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Single Mom Overturns Unjust Arrest in 'American Violet'

In Texas six years ago, a young, single mother, wrongfully arrested, stood up against the injustice, fought the system …and won. A new feature film is based on her story. Here's a look at American Violet.

In the film her name is Dee Roberts. At 23 years old, the single mother is on the bottom rung of the economic ladder: barely scraping by on her waitress's salary and government welfare payments, living with her four daughters in a crowded, subsidized housing project in rural East Texas. Then, in November 2000 local law officers led by the powerful county prosecutor sweep her up in a massive raid - part of the so-called 'war on drugs.'

Stunned, Dee is locked away in jail to await trial because, under Texas law at the time, the prosecutor could bring charges with no evidence beyond the allegations of a single informant. She is given the option to plead guilty in return for a suspended sentence; but that would make her a convicted felon, ineligible for the government welfare and housing she needs for her family. The vast majority of suspects arrested in the drug raids were black and, threatened with long prison sentences if they refuse the plea bargains, few ever had their case heard by a jury. Those facts draw the attention of lawyers from the American Civil Liberties Union - the ACLU.

The actual events took place, not in fictitious Melody, but the real town of Hearne, Texas. The real woman is Regina Kelly.

"The film is 98% accurate," Kelly says. "So everything, no matter how hard it seems, is really true. A lot of the experiences in the film are really what I went through; and there was more that they could not put in."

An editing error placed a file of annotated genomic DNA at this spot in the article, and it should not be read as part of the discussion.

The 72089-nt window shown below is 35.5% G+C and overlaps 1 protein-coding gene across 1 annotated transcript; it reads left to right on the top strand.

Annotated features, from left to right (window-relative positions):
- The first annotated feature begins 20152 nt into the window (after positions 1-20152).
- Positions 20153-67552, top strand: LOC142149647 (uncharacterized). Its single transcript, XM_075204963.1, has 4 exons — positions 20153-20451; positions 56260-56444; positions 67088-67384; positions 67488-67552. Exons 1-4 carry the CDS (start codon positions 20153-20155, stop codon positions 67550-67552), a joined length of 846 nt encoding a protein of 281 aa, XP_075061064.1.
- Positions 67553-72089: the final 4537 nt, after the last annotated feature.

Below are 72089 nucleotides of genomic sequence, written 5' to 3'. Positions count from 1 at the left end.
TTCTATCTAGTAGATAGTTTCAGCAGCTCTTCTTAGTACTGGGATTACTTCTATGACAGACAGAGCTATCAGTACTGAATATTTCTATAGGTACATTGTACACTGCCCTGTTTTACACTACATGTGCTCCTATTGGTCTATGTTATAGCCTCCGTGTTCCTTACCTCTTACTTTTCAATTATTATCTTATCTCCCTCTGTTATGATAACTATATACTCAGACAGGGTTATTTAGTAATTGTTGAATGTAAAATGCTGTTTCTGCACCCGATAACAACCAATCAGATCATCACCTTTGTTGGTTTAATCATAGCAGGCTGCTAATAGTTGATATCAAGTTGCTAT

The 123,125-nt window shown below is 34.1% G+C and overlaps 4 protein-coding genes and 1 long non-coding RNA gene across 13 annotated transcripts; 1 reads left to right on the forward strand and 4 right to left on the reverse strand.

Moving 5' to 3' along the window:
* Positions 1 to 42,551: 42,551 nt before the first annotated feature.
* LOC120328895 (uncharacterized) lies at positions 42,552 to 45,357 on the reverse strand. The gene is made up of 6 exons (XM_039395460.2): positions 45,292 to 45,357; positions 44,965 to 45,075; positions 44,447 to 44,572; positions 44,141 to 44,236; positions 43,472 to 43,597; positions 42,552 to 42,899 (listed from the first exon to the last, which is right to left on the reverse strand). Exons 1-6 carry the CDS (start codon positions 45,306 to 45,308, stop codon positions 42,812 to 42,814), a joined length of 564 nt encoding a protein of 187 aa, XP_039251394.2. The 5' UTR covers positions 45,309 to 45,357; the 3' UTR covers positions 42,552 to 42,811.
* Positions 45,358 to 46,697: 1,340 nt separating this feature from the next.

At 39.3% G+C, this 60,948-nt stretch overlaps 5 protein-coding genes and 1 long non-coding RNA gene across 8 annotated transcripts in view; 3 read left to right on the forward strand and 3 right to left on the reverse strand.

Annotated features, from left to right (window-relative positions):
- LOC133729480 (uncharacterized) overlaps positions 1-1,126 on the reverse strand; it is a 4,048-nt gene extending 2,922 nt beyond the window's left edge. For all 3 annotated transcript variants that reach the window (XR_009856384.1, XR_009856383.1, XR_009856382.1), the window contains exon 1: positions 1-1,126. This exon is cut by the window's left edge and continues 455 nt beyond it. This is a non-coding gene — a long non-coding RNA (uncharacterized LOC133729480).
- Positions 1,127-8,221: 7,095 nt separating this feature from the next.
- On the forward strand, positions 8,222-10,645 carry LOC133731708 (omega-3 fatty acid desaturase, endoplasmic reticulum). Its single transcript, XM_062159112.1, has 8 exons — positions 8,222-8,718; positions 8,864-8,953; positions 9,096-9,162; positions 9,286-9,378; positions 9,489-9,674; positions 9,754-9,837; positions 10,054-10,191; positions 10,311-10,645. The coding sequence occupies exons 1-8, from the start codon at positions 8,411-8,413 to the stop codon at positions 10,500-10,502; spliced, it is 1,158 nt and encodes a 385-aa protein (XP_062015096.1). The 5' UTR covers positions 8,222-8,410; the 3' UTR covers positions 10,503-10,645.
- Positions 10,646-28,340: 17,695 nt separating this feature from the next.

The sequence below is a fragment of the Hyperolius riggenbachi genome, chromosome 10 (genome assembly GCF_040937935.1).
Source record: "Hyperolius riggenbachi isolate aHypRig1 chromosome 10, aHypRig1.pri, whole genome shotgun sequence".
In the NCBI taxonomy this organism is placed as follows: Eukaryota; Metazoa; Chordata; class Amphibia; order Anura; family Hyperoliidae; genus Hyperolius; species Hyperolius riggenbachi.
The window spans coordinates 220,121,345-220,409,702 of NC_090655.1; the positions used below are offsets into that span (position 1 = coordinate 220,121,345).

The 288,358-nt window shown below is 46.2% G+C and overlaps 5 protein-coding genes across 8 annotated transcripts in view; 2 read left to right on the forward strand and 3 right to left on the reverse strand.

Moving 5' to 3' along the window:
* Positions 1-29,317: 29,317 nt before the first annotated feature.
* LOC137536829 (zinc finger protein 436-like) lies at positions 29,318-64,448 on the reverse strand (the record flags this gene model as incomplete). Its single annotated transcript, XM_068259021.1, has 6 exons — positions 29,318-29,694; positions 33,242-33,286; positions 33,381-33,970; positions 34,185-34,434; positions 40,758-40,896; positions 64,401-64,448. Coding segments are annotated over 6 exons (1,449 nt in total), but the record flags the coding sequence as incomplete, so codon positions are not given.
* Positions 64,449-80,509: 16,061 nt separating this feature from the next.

Ms. Kelly says, as portrayed in the film by Alfre Woodard, even her mother pressured her to accept the plea bargain rather than risk retribution by the powerful prosecutor.

"There is no way possible I could live with myself taking a charge that I know, in my heart and my soul, that I did not do; and it was really just setting an example for my girls and my mom always taught me 'right is right and wrong is wrong,' so why would you plea to something that you know you didn't do?" she explains.

Screenwriter Bill Haney heard Regina Kelly's story six years ago in a public radio report. He traveled to Texas intending to make a documentary but, instead, decided it had the dramatic elements of, and could potentially reach a wider audience as, a narrative feature film.

"The first thing I want is for people to be dramatically engaged: for them to laugh, to cry, to feel moved to action …and at some core level to be inspired, as I have been, by the example of this amazing woman," Haney says. "There is something profoundly uplifting about an ordinary American who finds within herself the courage and character to do something extraordinary for her community and, ultimately to some extent, for all of us."

Director Tim Disney says the names and locations were changed in part to avoid backlash against the real people involved - (a futile effort, as it turns out; Regina Kelly and daughters recently moved away from Hearne because of community pressure). But Disney says the changes also serve another purpose.

"We don't try to hide the fact that it is based on what happened in Hearne, primarily; but we drew on elements from other cases and other situations," he explains. "This stuff is not unique to these rural towns in Texas. This happens all over the country and we thought there was always a risk that people would write it off and say 'oh, you know, it's Texas …that would never happen here.' That's not the case at all, so we tried to be expansive about it.

Nicole Beharie stars as Dee (the character based on Regina Kelly) and the talented young newcomer says it was impossible for her not to be moved by the drama of the true events.

"I hope that it affects other people in the same way that it affected me …that it's this sort of contagious thing that will go from person to person to person and then maybe it will stop happening,"Beharie says.

Regina Kelly won her civil rights lawsuit and Texas state law was changed as a result; but a year later voters re-elected the real prosecutor to another term in office.